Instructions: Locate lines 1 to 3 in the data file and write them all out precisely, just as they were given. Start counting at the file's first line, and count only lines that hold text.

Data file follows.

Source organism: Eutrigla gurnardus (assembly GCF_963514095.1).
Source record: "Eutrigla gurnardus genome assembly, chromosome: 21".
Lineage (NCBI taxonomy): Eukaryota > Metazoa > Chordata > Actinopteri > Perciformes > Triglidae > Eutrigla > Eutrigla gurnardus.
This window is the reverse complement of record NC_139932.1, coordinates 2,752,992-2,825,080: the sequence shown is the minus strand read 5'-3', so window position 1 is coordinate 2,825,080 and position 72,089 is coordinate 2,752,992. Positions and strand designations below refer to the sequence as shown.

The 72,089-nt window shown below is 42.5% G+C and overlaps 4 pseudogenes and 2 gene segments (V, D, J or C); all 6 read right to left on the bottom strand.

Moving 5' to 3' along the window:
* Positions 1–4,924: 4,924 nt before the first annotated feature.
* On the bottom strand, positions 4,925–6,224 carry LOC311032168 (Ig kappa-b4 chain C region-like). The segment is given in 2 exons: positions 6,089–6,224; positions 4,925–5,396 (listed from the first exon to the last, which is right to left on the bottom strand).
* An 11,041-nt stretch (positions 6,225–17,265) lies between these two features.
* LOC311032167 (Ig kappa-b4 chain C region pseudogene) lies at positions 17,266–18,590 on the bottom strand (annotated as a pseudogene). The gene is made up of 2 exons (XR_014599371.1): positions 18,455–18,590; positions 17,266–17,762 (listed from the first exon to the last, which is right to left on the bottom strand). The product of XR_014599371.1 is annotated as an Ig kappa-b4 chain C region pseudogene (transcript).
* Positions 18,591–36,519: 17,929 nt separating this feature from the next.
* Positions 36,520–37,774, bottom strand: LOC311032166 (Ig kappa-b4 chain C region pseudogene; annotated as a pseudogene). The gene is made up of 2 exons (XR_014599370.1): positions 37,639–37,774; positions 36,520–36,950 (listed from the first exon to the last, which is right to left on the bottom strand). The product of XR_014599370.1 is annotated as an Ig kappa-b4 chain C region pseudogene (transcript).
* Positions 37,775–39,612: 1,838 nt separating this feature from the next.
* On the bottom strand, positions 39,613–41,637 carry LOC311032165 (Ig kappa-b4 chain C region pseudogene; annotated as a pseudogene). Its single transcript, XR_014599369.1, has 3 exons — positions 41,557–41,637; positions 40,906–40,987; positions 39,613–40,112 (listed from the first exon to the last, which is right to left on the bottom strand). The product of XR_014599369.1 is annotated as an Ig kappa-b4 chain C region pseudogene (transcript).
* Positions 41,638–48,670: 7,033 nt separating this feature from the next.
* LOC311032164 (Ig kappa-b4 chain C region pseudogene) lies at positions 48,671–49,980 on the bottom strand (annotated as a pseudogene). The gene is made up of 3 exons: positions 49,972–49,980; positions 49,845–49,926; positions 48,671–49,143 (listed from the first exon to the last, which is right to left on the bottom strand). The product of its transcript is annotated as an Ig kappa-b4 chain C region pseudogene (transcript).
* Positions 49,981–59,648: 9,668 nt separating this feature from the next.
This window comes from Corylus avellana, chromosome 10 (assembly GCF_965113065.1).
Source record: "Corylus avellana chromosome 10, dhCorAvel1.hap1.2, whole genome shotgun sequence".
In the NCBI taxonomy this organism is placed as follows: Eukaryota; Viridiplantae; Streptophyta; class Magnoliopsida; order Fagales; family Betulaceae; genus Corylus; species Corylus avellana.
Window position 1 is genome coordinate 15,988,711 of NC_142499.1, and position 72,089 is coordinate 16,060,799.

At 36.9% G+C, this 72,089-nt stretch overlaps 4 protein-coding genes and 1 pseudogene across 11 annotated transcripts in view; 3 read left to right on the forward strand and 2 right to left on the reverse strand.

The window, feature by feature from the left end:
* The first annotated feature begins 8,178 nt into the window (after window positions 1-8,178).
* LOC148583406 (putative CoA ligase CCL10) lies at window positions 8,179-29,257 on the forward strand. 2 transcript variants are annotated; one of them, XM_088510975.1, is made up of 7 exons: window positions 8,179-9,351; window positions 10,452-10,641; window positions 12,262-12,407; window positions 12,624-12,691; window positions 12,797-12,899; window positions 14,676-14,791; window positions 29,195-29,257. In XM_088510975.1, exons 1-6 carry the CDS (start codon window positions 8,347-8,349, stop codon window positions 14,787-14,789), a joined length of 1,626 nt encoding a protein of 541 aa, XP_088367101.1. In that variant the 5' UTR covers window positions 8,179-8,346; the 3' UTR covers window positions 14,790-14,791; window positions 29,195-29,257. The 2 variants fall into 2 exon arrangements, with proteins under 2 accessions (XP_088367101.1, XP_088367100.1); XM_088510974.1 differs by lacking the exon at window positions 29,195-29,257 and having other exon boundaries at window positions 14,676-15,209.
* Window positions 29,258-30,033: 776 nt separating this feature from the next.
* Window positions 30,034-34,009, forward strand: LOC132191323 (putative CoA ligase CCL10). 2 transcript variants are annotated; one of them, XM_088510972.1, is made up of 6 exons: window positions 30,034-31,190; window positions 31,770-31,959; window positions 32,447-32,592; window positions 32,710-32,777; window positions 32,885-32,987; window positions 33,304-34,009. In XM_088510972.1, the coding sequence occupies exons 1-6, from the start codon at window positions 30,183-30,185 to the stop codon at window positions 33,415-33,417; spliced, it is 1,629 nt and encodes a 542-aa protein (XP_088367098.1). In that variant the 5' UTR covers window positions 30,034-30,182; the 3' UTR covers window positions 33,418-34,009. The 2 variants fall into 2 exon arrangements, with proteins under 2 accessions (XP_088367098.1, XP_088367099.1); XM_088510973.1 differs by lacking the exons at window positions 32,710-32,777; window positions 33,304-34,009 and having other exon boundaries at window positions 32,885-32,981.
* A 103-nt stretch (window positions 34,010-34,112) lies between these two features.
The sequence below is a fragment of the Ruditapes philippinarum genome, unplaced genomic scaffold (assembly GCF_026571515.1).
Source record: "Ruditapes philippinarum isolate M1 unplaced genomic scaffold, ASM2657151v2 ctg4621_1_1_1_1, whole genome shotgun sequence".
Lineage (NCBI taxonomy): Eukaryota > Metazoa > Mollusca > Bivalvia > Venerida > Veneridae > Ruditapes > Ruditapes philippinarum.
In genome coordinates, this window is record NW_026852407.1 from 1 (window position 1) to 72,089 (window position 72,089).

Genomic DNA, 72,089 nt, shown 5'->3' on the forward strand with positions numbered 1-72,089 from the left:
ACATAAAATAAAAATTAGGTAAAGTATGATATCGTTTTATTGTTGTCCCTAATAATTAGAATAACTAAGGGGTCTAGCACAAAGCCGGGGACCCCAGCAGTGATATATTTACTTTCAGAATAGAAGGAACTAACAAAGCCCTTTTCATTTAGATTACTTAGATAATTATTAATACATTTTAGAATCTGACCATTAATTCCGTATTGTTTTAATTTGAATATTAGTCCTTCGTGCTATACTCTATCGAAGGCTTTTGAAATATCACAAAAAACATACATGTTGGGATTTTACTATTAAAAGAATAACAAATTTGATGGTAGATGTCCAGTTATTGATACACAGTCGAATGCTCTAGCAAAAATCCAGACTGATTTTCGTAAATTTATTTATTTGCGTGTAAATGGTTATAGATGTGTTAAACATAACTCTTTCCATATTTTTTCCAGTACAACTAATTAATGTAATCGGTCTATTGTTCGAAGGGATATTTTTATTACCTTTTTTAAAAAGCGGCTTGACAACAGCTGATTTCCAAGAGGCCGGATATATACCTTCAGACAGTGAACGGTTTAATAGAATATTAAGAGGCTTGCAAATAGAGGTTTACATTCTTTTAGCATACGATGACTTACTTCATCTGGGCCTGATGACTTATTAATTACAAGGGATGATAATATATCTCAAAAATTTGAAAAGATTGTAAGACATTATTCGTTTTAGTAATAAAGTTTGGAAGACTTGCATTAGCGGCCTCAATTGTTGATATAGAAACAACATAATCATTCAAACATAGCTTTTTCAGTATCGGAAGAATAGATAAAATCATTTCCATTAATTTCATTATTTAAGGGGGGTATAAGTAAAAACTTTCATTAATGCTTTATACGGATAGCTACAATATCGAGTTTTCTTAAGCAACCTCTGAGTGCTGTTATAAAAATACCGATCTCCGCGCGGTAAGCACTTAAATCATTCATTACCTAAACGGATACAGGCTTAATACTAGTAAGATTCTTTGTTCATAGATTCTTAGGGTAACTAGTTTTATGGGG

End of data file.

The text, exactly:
Source organism: Eutrigla gurnardus (assembly GCF_963514095.1).
Source record: "Eutrigla gurnardus genome assembly, chromosome: 21".
Lineage (NCBI taxonomy): Eukaryota > Metazoa > Chordata > Actinopteri > Perciformes > Triglidae > Eutrigla > Eutrigla gurnardus.